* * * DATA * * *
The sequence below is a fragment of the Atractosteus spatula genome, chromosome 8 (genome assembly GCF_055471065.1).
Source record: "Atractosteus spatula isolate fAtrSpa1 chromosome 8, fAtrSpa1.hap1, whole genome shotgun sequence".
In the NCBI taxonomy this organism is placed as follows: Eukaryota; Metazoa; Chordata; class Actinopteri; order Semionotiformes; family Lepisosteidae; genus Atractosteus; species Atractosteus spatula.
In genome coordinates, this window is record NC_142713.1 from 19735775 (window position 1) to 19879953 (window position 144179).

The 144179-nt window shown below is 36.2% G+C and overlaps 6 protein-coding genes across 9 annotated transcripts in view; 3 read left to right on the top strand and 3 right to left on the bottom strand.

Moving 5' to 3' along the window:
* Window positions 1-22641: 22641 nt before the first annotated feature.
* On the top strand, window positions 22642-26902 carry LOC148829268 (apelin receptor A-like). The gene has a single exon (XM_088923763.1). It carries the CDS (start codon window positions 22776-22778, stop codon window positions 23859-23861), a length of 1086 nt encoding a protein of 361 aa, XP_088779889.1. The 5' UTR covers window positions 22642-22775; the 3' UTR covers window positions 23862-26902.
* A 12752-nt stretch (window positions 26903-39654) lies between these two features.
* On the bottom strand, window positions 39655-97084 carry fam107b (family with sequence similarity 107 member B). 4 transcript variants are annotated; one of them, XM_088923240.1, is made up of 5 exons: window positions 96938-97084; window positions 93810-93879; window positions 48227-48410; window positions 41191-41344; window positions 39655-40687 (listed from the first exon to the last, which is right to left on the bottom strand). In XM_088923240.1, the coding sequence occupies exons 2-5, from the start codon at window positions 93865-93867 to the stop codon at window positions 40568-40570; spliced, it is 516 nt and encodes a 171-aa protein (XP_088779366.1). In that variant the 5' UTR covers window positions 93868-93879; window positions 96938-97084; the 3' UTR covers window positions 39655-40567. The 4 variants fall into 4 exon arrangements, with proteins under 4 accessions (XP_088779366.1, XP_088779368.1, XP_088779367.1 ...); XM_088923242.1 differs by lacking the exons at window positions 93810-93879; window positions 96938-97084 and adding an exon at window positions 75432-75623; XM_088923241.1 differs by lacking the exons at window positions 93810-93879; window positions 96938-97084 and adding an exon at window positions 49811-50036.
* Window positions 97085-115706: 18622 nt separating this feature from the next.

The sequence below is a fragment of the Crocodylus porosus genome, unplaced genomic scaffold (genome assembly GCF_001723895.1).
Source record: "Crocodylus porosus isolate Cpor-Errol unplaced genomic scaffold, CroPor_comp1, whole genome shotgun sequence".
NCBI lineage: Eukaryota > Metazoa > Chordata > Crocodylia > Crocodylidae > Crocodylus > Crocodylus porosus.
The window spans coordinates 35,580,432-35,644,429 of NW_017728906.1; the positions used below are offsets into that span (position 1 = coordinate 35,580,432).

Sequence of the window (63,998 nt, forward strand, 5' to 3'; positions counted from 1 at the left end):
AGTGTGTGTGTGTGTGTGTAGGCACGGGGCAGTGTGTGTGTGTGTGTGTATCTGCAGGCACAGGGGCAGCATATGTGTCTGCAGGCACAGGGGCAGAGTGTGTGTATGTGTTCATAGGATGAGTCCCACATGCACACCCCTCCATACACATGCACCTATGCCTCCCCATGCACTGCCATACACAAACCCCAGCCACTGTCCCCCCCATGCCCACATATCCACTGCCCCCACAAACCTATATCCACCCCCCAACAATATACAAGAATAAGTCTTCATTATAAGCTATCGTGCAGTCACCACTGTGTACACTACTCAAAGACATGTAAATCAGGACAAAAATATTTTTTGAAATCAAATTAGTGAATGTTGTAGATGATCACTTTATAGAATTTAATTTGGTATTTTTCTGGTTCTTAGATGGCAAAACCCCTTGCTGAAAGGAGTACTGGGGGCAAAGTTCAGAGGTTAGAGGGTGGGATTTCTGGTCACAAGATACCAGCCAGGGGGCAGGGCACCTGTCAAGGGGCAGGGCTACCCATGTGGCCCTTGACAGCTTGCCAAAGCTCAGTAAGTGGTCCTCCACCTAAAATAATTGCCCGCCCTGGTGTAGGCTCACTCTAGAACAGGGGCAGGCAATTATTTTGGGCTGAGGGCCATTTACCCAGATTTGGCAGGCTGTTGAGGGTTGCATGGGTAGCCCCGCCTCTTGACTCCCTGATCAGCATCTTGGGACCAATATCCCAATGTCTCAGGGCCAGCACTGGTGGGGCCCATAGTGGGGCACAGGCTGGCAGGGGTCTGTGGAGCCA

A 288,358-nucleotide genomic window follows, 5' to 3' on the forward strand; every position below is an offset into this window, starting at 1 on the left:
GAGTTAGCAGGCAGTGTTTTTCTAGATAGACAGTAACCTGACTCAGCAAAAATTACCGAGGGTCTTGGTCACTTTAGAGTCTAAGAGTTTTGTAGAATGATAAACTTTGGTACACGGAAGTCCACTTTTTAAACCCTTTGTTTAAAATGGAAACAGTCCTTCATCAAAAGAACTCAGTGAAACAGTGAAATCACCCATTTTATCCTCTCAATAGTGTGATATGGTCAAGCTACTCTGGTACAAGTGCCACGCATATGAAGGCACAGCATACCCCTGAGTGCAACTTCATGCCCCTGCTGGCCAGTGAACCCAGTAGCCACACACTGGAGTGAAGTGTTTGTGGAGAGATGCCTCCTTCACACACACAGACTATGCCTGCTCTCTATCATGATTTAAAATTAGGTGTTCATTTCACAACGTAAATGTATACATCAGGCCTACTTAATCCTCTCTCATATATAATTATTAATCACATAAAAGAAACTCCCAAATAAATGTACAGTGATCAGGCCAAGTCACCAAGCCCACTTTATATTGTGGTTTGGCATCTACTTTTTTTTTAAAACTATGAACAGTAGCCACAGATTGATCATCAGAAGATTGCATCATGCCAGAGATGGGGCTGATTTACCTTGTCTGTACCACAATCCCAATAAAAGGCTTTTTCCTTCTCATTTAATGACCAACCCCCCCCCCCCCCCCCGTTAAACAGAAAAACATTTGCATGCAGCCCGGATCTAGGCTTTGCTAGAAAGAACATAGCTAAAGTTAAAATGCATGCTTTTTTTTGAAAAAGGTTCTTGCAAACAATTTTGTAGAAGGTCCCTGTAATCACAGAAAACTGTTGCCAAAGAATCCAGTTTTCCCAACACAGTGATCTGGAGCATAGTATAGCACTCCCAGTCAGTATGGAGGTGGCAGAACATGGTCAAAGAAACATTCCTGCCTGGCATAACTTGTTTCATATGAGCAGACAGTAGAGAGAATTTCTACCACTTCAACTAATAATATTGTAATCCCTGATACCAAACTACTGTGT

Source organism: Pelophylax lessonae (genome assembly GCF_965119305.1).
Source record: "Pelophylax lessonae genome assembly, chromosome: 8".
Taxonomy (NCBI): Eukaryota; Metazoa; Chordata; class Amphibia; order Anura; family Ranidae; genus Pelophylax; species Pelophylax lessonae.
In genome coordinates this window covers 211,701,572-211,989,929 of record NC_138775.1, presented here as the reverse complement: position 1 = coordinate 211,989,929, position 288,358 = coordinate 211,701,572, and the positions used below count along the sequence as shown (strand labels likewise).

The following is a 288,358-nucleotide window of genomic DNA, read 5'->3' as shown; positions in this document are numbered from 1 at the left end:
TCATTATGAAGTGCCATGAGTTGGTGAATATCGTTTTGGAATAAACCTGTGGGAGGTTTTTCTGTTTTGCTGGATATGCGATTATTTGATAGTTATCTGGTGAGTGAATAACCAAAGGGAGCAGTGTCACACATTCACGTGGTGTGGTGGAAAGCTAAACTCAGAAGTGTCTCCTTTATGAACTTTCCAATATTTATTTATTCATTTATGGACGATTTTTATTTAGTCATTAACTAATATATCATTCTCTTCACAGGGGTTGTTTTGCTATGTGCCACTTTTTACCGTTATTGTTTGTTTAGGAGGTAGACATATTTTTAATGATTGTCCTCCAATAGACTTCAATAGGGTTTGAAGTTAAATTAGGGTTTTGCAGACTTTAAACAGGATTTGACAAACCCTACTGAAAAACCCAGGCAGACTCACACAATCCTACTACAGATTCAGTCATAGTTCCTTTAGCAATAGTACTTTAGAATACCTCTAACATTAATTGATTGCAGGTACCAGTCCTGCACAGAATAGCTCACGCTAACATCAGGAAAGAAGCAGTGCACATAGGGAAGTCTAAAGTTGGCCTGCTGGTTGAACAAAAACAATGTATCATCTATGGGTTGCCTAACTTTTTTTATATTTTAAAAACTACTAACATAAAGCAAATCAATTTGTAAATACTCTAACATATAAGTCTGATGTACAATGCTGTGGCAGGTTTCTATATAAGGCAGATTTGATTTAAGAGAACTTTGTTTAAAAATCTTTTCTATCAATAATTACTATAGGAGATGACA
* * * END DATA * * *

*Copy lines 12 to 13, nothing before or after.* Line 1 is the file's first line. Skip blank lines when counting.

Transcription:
The sequence below is a fragment of the Crocodylus porosus genome, unplaced genomic scaffold (genome assembly GCF_001723895.1).
Source record: "Crocodylus porosus isolate Cpor-Errol unplaced genomic scaffold, CroPor_comp1, whole genome shotgun sequence".